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Been pulling various RV's for nearly 20 years. Just finished a 3 month trip this summer that covered 10,922 miles with our 2013 Ram Dually and a 41' Raptor toyhauler. We're 57' overall length when hooked up. There isn't a magic answer....it all depends on you, your patience, your comfort with your rig, where you are traveling. In other words, it's up to you. My experience and preferences?

- There are a LOT of gas stations out there that sell diesel. The vast majority of them are not designed for a rig my size to get in and out of easily. Between the layout of the pumps, entrances, where the convenience store is, and other crazy drivers in the parking lot, most are a giant pain. Are there some that are easy and trouble free? Absolutely yes. The problem is that I don't know/can't tell until I get there (unless I'm traveling to a familiar place/route). Yes, I can check the satellite view from Google, but that requires a current cell connection (may not be available in some areas) and it may not be up do date.

- When traveling on the interstate, we almost always use major truck stops and fuel at the truck lanes (or RV lanes if they have them). I don't have to worry about it. I know I will fit and it will be a relatively simple process. As others have said, it might be dirty, noisy, and a bit itimidating the first few times, but it is really no problem. The biggest hassle is that very few allow you to use your credit cards at the pump. For the major chains like Flying J, Pilot, TA, etc, you will have to pull up, go inside, give them the pump number and how much fuel you want, go out and fuel, pull up to the line so you clear the pump for the next driver, go back inside and get your receipt. If you have the Good Sam/Flying J card you can start the pump outside....some of the independents will also let you start the pump with a card. I've never minded walking inside....it gives me an opportunity to stretch my legs.

- The truck pumps have the large size nozzle. If your truck is a late-model diesel, it will fit without a problem. Some older diesels had smaller, car-sized intake pipes, but all the late-model trucks can accept the big nozzle. What you can't do is click on the auto-fill and stand back. Way too much volume coming out way to fast. In my truck, I have to stand there and hold the nozzle manually. Even the slowest setting was typically too fast.

- 100% of the truckers I met and talked to at the fuel island were friendly and didn't have a problem with us being there. Just don't hold up progress. They're trying to earn a living and don't want a slow poke slowing things down. Fuel and pull up, get your receipt and move on. If you do that, they're good people working hard to make a living.

- I can't add anything to the whole argument about old fuel in neighborhood stations. I've been driving diesel pickups for 20 years and bought a lot of diesel at a lot of places and I've never had a problem with old/bad fuel. I also know folks that have gotten bad fuel at big truck stops. I think it's like everything else in life....it's a box of chocolates.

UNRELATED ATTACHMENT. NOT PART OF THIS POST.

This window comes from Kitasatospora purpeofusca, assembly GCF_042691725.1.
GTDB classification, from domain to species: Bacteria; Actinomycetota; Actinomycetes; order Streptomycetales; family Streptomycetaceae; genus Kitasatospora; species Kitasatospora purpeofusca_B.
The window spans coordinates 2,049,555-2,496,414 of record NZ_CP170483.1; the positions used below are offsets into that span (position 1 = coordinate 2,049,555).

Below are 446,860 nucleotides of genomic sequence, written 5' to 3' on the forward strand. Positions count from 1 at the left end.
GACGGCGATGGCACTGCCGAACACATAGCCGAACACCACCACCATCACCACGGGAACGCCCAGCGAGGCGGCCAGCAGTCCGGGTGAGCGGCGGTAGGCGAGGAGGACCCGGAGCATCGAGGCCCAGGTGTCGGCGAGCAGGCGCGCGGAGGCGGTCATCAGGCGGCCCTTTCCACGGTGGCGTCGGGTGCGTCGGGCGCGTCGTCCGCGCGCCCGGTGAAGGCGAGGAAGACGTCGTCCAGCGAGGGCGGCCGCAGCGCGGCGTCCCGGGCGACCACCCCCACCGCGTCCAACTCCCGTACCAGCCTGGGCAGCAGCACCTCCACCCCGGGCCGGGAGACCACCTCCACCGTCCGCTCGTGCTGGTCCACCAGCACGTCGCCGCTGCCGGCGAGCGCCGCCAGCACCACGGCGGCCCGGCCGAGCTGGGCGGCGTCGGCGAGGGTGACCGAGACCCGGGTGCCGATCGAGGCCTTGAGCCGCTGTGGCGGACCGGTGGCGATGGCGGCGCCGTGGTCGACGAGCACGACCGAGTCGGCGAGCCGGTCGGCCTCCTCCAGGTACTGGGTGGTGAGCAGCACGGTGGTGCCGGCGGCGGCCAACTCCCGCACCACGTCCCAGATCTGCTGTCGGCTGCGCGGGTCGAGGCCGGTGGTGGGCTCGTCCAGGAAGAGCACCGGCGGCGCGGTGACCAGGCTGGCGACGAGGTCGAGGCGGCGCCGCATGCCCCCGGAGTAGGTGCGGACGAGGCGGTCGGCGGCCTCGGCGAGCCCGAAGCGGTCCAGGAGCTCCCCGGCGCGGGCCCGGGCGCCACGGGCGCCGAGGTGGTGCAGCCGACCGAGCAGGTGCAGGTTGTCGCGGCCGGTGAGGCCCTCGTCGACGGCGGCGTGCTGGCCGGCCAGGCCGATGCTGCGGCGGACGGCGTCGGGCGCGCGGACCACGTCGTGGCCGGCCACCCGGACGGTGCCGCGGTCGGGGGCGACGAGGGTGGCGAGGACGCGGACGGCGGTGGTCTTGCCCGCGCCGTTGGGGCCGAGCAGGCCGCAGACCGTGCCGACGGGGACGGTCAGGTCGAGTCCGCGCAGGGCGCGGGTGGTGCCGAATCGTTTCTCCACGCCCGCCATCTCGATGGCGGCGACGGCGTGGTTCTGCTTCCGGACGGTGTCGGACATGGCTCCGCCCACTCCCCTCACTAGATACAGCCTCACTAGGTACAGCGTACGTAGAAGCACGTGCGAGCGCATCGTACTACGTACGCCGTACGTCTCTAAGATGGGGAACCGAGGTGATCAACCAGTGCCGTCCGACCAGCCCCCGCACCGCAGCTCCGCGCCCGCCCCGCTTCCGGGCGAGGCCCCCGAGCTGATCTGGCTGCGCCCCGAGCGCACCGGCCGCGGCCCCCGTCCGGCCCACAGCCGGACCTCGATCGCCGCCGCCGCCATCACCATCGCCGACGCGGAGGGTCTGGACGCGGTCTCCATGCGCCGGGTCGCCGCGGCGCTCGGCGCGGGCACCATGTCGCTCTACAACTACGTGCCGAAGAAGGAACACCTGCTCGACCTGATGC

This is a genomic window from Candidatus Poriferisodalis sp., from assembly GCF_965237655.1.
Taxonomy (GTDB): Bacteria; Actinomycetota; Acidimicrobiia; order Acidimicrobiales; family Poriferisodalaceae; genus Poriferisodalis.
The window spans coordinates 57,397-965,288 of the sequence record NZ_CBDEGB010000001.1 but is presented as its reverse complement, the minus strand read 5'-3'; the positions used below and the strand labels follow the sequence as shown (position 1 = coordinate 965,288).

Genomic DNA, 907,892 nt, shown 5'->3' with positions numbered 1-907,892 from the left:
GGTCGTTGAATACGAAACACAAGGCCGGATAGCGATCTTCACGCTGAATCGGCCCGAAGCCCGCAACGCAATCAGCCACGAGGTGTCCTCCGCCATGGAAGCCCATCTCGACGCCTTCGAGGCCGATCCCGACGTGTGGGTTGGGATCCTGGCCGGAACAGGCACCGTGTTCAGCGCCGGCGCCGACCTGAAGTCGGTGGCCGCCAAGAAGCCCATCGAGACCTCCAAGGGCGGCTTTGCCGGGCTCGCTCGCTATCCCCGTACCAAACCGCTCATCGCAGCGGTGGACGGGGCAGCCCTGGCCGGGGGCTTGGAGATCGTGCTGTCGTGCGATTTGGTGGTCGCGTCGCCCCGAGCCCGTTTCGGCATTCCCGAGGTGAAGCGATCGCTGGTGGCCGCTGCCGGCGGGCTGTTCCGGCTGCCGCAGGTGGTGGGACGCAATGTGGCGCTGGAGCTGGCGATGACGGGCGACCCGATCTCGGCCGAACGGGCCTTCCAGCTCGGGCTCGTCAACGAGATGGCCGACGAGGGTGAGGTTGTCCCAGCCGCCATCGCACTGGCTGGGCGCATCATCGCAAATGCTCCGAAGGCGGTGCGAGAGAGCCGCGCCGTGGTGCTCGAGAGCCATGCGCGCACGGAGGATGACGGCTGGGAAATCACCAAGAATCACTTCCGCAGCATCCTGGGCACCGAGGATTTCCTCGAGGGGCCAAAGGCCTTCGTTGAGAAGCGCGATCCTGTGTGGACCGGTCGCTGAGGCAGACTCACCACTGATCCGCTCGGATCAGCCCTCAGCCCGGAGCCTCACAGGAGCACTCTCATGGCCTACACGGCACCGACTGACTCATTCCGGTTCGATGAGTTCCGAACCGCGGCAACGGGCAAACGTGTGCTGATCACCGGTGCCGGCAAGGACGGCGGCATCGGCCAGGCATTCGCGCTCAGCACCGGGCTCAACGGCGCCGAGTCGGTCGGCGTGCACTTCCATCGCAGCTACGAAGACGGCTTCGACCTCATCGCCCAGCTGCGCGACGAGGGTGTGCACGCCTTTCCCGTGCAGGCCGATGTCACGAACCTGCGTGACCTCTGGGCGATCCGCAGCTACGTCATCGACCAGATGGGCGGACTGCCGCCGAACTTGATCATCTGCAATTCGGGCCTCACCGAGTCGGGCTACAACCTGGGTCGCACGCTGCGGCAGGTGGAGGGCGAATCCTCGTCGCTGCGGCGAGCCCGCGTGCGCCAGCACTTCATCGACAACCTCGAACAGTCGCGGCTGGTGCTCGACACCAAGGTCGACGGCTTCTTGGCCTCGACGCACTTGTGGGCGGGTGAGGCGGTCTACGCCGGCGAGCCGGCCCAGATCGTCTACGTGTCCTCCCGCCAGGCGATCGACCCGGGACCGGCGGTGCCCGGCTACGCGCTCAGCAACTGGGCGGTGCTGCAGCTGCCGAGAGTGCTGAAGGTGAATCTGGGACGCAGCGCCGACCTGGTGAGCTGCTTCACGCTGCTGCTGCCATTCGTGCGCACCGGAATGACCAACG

- You WILL pay more at the truck stops (or any gas station) that is near the interstate. Location, location, location. That's the way of the world. Some of the truck stop chains have loyalty programs that will knock off a few cents a gallon. Flying J is one that is popular for RVers.

- I always try to drive 'on the top half of the tank'. I start thinking about/looking for fuel when the gauge is getting near 1/2. This leaves me lots of margin for taking my time to find a good spot. This summer that worked for the entire 10,000 mile trip except for one time when we were off the interstate, I started looking for fuel at half a tank, drove past 20-30 stations where I wouldn't have been able to get in or out, and was getting seriously worried. I eventually just stopped in a Walmart parking lot....unhooked....went and got fuel...and came back and hooked up again. As the trip wore on, I would look at Google maps the night before, compare it to the trucking apps that are available, and plan a mid-day fuel stop. Again, only had that one time that I had a problem. When I got into the RV park at night, after getting set up, I would go and fill up somewhere closeby so I could start the next day with a full tank. Like someone else said, I am looking at options for an auxiliary tank so I can go a full day without having to fuel.

- DEF fluid. If you have a late model diesel, you're going to have to deal with DEF fluid. In my case, I used 2.5 gallons of DEF (1 plastic jug) for every 1,000 miles when towing. Your experience may vary, depending on what truck you have, how it's computer is set up, and how you drive.

Hope that helps? Unlike others who will post, I don't claim to know it all and I'm certainly not an expert. All I can do is share my actual experiences. It's a good thing you're thinking about fueling in advance. I've seen some pretty ugly situations where folks pulling a trailer didn't think about it until it was too late and they were jammed in a bad place. Take your time....think ahead....it won't be a problem